The Anonymous Widower

Are Class 360 Trains Suitable For St. Pancras And Corby?

It appears that East Midlands Railway will be using Class 360 trains on the route between St. Pancras and Corby stations running them under the branch name of EMR Electrics.

The London And St. Pancras Route

The route has the following characteristics.

  • It is just short of 80 miles long.
  • The current Class 222 trains take one hour and fifteen minutes for the journey.
  • This means these trains have a start to stop average at 64 mph.
  • Much of the route is cleared for 125 mph running.
  • The route is being made a complete double track.
  • The whole route is being electrified with 25 KVAC overhead wires.

In December 2020, the route will host a new electric service.

East Midlands Railway’s Train Specification For The Route

This page on the Department for Transport web site is an interactive map of the Abellio’s promises for East Midlands Railway.

These features are mentioned for Midland Main Line services to Corby.

  • Increased capacity
  • Twelve-car trains in the Peak.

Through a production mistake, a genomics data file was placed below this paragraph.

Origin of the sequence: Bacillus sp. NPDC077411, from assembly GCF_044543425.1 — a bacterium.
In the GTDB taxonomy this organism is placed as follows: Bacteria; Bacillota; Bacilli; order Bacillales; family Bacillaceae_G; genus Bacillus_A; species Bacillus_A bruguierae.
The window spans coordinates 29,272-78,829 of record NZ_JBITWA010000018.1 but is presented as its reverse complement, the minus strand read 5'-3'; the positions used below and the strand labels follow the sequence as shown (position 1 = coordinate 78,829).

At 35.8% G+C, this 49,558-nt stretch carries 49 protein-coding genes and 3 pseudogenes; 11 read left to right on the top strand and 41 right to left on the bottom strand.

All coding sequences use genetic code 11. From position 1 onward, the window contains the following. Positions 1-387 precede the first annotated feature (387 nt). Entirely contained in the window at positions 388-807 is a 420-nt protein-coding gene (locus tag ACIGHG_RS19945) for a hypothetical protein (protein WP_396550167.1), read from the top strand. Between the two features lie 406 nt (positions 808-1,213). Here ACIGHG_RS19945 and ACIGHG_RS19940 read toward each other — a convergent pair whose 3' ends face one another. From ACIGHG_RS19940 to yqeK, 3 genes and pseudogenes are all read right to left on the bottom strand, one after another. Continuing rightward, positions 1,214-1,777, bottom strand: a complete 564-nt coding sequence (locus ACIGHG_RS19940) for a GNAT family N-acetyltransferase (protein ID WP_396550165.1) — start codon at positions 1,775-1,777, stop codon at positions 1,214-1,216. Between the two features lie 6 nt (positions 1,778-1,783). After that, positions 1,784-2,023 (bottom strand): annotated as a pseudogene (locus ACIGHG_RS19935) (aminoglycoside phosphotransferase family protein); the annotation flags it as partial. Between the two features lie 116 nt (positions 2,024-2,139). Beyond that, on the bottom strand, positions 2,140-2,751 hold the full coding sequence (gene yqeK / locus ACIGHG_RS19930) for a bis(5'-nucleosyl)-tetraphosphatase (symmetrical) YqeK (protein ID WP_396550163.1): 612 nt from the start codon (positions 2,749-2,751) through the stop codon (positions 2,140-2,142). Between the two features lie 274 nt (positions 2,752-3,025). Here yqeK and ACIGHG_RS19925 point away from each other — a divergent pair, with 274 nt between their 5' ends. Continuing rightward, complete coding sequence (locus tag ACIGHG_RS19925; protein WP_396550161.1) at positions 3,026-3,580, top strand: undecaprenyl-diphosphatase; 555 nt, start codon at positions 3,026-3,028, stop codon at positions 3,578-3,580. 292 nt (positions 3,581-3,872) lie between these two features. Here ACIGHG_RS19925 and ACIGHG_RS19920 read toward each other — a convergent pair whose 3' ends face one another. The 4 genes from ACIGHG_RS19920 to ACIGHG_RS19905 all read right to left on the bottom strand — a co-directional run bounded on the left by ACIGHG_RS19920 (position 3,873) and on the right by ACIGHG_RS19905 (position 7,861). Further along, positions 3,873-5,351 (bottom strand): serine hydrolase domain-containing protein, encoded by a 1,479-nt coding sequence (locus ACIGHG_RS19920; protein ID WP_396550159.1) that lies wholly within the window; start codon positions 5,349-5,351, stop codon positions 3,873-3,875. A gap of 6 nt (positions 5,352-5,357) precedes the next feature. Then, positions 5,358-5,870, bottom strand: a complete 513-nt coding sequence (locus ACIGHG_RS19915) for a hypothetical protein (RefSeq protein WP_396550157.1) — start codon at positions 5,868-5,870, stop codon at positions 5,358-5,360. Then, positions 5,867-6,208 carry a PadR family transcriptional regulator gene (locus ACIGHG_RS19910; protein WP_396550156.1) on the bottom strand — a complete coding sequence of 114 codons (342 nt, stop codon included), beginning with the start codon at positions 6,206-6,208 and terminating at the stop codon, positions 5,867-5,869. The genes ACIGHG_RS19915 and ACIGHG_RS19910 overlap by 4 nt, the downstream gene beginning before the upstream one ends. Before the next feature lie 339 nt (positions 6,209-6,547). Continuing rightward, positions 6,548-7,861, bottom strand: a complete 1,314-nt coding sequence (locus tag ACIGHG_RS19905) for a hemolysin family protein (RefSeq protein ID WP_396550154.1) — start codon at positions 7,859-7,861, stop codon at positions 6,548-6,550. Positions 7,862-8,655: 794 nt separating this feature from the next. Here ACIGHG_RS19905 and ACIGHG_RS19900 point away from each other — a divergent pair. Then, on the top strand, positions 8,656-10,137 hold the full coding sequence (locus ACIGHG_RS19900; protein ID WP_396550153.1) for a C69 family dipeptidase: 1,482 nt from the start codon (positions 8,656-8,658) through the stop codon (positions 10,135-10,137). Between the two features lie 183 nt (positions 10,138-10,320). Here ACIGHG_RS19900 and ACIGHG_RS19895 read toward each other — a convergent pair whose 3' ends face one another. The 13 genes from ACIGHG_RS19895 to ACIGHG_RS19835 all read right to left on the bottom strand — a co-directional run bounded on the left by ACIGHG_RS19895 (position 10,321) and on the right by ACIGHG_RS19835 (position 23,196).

• More reliable service
  • Improved comfort
  • Passenger information system
  • Free on-board Wi-Fi
  • At-seat power sockets
  • USB points
  • Air conditioning
  • Tables at all seats
  • Increased luggage space
  • On-board cycle storage

What more could passengers want?

How Well Do Class 360 Trains Fit The Specification?

These are a few pictures of a Class 360 train, which I took today.

Some problems and strengths are immediately obvious.

  • There are no tables.
  • Will two+three seating e acceptable, considering that the current trains on the route have two+two seating.
  • There is no space for bicycles.
  • There are no luggage racks, which will be needed as the Corby service will also double as a service to Luton Airport.
  • The trains are in reasonably good condition.
  • There ia a fully-accessible toilet.

A lot of work will need to be done to update the interior of the trains to a standard, that fits East Midland Railway’s specification and their customers expectations.